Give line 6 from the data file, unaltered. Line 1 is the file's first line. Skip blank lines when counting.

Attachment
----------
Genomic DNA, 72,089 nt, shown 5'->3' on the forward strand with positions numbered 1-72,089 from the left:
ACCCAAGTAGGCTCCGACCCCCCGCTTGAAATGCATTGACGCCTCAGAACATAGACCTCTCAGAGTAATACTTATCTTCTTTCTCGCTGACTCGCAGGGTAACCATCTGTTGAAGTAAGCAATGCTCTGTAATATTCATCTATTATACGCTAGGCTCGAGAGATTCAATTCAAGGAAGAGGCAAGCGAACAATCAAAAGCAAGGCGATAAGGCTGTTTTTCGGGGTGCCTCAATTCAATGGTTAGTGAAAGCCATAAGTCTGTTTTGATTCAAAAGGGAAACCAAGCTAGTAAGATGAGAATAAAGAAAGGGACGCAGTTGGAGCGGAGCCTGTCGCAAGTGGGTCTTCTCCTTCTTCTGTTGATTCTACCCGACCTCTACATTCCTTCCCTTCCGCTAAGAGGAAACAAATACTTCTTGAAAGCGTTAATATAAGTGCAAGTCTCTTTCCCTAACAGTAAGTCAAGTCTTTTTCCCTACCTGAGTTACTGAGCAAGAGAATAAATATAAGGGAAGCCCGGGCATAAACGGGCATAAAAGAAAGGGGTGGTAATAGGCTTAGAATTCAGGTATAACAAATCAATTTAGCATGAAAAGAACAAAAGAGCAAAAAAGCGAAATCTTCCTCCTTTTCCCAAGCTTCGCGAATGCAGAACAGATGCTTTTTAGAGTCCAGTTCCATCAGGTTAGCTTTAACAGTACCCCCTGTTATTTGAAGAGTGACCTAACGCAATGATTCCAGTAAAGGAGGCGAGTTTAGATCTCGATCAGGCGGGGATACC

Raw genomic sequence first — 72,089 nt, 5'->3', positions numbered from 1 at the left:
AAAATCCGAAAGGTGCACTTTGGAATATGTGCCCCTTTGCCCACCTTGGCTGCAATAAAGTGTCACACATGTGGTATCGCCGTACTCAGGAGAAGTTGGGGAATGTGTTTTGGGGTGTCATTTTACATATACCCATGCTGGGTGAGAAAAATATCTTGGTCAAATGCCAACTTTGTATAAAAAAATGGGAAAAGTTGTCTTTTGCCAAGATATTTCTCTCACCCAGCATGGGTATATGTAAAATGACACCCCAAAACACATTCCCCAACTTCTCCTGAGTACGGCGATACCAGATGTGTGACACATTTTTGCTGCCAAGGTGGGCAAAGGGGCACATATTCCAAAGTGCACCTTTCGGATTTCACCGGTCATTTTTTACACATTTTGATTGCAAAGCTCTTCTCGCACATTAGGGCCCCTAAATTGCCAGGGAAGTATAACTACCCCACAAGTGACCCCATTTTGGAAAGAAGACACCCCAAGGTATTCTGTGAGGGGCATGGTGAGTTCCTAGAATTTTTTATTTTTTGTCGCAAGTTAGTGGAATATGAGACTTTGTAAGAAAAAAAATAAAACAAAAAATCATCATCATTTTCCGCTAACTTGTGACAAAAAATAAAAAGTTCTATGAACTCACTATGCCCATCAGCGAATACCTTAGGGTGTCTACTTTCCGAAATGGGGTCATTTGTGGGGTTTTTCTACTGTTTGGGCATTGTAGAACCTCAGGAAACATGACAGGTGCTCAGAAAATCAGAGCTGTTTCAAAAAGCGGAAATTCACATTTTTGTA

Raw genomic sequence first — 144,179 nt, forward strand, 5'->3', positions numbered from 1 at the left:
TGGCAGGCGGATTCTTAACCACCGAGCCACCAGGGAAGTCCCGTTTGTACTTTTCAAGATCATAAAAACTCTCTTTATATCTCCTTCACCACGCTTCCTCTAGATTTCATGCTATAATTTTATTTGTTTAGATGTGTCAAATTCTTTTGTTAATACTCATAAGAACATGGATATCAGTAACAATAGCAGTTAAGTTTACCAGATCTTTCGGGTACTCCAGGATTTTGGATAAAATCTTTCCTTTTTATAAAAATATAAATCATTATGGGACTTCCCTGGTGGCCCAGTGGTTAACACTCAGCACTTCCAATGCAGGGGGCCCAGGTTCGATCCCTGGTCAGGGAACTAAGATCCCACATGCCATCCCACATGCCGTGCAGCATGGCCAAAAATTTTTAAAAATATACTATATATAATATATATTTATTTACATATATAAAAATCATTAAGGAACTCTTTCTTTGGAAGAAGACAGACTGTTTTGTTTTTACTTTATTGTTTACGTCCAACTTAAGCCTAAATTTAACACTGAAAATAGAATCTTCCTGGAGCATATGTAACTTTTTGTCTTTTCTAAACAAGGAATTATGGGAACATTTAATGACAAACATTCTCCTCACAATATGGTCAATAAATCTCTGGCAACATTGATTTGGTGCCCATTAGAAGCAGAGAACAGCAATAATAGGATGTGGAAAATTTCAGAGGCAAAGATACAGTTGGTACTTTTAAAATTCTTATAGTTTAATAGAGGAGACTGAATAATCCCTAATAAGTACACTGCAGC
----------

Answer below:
TGGCAGGCGGATTCTTAACCACCGAGCCACCAGGGAAGTCCCGTTTGTACTTTTCAAGATCATAAAAACTCTCTTTATATCTCCTTCACCACGCTTCCTCTAGATTTCATGCTATAATTTTATTTGTTTAGATGTGTCAAATTCTTTTGTTAATACTCATAAGAACATGGATATCAGTAACAATAGCAGTTAAGTTTACCAGATCTTTCGGGTACTCCAGGATTTTGGATAAAATCTTTCCTTTTTATAAAAATATAAATCATTATGGGACTTCCCTGGTGGCCCAGTGGTTAACACTCAGCACTTCCAATGCAGGGGGCCCAGGTTCGATCCCTGGTCAGGGAACTAAGATCCCACATGCCATCCCACATGCCGTGCAGCATGGCCAAAAATTTTTAAAAATATACTATATATAATATATATTTATTTACATATATAAAAATCATTAAGGAACTCTTTCTTTGGAAGAAGACAGACTGTTTTGTTTTTACTTTATTGTTTACGTCCAACTTAAGCCTAAATTTAACACTGAAAATAGAATCTTCCTGGAGCATATGTAACTTTTTGTCTTTTCTAAACAAGGAATTATGGGAACATTTAATGACAAACATTCTCCTCACAATATGGTCAATAAATCTCTGGCAACATTGATTTGGTGCCCATTAGAAGCAGAGAACAGCAATAATAGGATGTGGAAAATTTCAGAGGCAAAGATACAGTTGGTACTTTTAAAATTCTTATAGTTTAATAGAGGAGACTGAATAATCCCTAATAAGTACACTGCAGC